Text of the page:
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Nice little program.

Minor bugs I found so far:

- The famous right-click/rename/do-nothing
- Undo only seems to work for editing commands, not formatting commands (e.g. bold)

Missing features before I could maintain a site like http://webreference.com/xml

- Editing of HTML tables (are you not using the MS DHTML editing control like Homesite?)
- Multi-page articles with fwd/back navigation
- Customizable page numbering scheme
- Support for more / custom properties like creation / modification date, current URL that get picked up by template
- Custom properties that end up in HTML meta tags: author, description, keywords, date, section, channel
- Ordering of elements in foreach loops on arbitrary element attributes, e.g. article creation date.
- Converting imported files into articles. What good is the distinction, anyhow?

Nice to have:
- Pluggable upload mechanism (we have a two-step process: ftp to staging server, http command for updating live server). WebDAV could be interesting, too.
- Pluggable HTML snippets (like Dreamweaver behaviours / Frontpage bots, for page navigation, applet inclusion etc). Could be a published API and used internally for existing "insert image/insert link" as you have it
- Not yet another programming language/syntax: What's wrong with Javascipt/VBScipt and ASP/JSP/WebMacro syntax, something that people and other tools might already know ?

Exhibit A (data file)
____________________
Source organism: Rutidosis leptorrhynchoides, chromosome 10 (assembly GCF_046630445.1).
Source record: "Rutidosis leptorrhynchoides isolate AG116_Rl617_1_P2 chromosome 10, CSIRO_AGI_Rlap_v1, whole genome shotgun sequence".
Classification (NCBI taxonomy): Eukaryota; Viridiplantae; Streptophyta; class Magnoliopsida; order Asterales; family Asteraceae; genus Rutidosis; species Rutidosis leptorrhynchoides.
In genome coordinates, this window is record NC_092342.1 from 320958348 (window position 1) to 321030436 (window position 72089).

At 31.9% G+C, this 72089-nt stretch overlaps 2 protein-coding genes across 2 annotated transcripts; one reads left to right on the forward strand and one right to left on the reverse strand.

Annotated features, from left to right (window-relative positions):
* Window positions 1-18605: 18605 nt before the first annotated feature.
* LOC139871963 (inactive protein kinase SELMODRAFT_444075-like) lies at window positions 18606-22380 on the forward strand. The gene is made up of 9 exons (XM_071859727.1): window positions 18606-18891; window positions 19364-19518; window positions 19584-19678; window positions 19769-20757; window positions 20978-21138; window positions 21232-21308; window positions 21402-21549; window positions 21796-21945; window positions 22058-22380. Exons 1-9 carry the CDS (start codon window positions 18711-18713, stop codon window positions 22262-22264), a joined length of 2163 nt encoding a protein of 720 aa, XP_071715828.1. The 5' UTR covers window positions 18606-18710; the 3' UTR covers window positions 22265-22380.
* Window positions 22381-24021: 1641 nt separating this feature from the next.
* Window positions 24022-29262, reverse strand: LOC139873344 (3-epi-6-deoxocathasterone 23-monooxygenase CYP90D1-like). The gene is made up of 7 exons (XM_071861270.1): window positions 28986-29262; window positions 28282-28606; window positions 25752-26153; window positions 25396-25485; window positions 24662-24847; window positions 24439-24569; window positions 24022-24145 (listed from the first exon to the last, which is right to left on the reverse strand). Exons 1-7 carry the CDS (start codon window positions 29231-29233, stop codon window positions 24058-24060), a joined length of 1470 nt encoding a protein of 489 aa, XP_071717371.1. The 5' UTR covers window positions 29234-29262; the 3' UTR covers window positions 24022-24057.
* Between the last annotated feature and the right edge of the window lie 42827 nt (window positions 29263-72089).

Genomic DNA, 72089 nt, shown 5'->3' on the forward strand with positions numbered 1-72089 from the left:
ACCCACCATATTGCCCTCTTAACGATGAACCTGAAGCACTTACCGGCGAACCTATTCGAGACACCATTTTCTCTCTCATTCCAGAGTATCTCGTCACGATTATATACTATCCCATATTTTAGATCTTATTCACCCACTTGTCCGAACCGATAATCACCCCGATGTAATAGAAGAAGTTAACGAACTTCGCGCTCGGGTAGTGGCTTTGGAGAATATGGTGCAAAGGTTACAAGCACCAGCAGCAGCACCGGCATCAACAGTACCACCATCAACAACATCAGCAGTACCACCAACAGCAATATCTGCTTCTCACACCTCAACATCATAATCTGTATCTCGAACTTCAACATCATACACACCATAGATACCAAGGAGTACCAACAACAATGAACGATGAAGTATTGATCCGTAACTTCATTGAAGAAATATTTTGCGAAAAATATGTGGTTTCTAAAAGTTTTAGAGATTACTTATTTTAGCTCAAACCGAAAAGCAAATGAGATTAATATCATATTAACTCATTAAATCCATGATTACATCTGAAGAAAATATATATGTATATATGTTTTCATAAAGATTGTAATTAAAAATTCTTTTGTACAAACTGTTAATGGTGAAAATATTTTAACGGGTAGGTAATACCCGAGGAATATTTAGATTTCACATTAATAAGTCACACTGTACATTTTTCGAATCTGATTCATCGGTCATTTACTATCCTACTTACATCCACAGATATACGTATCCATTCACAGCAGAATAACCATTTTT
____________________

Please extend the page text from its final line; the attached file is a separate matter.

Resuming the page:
Questions:
- I have a hard time understanding the positioning of the product, and the example use cases you mention in
http://www.joelonsoftware.com/stories/storyReader$389 :
Your site is a weblog/newsletter and already needs forms for subscribing and discussing, with appropriate server side logic. Are you using Citydesk? Jobs, properties listings and knowledge bases are typically server-side database-driven, if for self-service data entry alone. In your case every data entry requires Citydesk, and access to a local file share?
* IMHO a three digit price seems hard to justify in a world where Homesite costs $89 and plenty of free tools are available for the basic "non-designer" mode?
* What's the advantage of Citydesk over a server-side equivalent of designer-mode plus downloading the MS DHTML edit control in IE4/Win for editing content?
* Shared editing access is dangerous without revision control, or at least one backup. Is it locking on the article/page level?

If I sound a bit sceptical, that is because I am still marveling at how you can make money with a bug tracking system if there are plenty of good, cost-free alternatives. I hope you manage to pull off something similar here, kudos in any case.

Michael Claßen
Wednesday, October 17, 2001

Thank you!

Here are some answers:

In order to keep the HTML editor simple for people who just create new articles (e.g., reporters, contributors, etc.), we decided not to focus on creating the world's best HTML editor. In fact we expect that designers will still want to use Dreamweaver, FrontPage, or hand-coded HTML to get the control they want over templates. So we've made it very easy to use external editors on templates and embedded .HTML files.

Multipage articles: Just out of curiosity, why do people use those? Is it simply to get more page views and more ad inventory? (Personally I don't like them because they interrupt the reader in the middle of the story. Scrolling down is always easier and faster than hitting Next. So I'm curious why anyone uses those if not just for more page views.)